Next Civic Hybrid to get 2-motor system
TOKYO -- The next-generation Honda Civic Hybrid will get a two-motor system aimed at vastly improving the car's fuel economy.
The change is part of Honda's overhaul of its powertrain lineup, which will also bring downsized turbocharged engines.
"The Civic will get the two-motor system," Toshihiro Mibe, managing officer in charge of powertrain development at Honda R&D Co., told Automotive News at an industry conference here. "We are now thinking of two types of two-motor systems: a more expensive one for the Accord and a cheaper one for Civic."
Mibe would not say when an updated Civic Hybrid would arrive.
Honda had been wrestling with what powertrain to use in the Civic Hybrid: a new one-motor system for small cars, which would be cheaper, or the more robust two-motor version to be used in the hybrid version of the redesigned Accord, which would deliver better fuel economy.
The two-motor layout allows extensive electric-only driving. One motor powers the wheels; the other recharges the batteries.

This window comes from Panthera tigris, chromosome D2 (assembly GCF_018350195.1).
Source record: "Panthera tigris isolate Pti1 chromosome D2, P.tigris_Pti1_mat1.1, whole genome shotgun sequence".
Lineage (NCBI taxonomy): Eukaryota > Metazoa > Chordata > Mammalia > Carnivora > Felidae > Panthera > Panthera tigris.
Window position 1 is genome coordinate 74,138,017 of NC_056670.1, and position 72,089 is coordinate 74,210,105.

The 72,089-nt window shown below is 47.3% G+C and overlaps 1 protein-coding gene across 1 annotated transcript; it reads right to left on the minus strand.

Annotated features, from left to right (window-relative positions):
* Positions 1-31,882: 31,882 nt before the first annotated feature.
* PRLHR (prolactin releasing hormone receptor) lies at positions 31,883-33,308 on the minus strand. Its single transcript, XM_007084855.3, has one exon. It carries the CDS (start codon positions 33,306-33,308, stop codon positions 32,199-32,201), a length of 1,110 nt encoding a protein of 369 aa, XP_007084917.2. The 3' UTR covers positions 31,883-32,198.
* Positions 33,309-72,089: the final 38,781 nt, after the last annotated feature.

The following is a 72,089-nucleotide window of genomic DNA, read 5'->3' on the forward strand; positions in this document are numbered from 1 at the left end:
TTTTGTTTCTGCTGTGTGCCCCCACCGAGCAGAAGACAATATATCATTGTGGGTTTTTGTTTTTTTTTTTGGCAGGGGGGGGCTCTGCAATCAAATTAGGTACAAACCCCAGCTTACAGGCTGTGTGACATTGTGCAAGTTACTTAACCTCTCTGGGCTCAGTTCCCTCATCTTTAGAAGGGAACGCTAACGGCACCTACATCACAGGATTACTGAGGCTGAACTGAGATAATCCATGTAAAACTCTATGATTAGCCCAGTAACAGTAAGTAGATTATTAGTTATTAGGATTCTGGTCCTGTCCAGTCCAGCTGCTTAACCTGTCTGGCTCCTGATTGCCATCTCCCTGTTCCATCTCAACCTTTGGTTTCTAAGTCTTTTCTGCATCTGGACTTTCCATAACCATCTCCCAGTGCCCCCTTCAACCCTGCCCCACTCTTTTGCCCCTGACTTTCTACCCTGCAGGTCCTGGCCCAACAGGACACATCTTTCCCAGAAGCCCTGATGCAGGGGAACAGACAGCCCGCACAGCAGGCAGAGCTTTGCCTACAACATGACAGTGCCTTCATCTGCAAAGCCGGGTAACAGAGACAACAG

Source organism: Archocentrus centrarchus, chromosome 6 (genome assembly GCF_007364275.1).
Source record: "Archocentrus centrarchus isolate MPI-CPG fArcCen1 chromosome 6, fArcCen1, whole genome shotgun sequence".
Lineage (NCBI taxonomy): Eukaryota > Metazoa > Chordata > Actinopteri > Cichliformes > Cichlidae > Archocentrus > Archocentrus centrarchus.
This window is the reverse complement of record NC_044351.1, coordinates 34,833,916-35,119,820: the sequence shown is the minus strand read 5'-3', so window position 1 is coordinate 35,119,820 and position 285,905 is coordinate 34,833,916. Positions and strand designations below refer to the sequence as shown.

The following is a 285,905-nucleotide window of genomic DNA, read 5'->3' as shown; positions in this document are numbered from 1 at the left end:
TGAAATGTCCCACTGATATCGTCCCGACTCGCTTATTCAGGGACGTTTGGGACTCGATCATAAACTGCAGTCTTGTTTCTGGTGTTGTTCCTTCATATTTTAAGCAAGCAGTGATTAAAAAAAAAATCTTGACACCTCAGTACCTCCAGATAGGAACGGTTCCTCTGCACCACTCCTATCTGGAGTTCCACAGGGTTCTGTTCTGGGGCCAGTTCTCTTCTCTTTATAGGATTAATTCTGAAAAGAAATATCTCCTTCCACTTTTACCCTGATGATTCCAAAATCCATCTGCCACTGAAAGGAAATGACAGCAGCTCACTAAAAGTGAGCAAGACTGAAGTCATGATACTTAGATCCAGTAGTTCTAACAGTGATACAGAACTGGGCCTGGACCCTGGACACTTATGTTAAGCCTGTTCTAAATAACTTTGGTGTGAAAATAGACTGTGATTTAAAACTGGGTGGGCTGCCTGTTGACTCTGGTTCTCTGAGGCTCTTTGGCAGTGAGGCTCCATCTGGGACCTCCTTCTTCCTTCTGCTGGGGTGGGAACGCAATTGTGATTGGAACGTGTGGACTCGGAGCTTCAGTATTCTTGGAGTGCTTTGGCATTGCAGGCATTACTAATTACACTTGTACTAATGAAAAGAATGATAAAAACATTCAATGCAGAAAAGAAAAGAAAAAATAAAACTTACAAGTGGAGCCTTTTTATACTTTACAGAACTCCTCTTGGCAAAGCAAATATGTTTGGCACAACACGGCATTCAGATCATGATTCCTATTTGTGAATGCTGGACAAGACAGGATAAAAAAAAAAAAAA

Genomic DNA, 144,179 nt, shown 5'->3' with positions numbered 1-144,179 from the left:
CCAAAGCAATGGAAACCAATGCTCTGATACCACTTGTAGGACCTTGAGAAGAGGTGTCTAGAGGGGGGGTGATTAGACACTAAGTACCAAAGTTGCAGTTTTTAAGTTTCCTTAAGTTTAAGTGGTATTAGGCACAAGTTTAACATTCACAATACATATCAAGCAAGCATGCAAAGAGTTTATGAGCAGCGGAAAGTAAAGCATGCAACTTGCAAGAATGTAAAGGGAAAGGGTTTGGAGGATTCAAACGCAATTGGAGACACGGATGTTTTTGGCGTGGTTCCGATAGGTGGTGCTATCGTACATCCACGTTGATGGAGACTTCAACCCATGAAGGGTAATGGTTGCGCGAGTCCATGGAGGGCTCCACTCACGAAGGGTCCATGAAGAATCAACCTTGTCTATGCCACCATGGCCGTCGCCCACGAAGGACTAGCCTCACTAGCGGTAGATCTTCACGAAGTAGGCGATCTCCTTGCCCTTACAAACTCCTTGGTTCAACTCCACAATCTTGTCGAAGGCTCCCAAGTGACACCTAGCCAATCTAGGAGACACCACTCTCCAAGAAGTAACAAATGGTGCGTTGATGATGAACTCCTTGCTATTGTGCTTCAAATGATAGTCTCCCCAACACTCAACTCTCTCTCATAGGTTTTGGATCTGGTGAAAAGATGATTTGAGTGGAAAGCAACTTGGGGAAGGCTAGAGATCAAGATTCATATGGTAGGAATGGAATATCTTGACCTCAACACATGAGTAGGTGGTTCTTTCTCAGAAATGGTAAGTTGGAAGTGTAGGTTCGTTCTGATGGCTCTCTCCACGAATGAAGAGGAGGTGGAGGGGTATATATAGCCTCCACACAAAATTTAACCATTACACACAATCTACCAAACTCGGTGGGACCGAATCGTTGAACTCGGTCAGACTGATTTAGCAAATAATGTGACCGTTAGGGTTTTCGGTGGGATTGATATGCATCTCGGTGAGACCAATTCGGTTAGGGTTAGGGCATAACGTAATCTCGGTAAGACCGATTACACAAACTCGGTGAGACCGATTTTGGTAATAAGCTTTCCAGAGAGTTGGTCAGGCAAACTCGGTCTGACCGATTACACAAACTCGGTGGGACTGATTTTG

Differing battery capacity would account for most of the cost differential. But both versions would get lithium ion batteries.
The EPA rates the U.S. plug-in Accord, which went on sale in New York and California on Jan. 15, at the equivalent of 115 mpg in electric-vehicle mode and at 46 mpg in hybrid mode.
Mibe said the Civic Hybrid's fuel economy would be much better than the current model's but didn't give figures. He noted that the new one-motor system, which will debut this year in the hybrid version of the redesigned Fit, will be 30 percent more efficient than the Fit's current one-motor system, known as Integrated Motor Assist. The current Civic Hybrid also uses that system.
Honda also plans to introduce smaller turbocharged engines to enhance the efficiency of its new Earth Dreams lineup of direct-injection engines, Mibe said. The first of the Earth Dreams engines debuted last year, but the range covers six new powerplants, including a 1.6-liter clean diesel.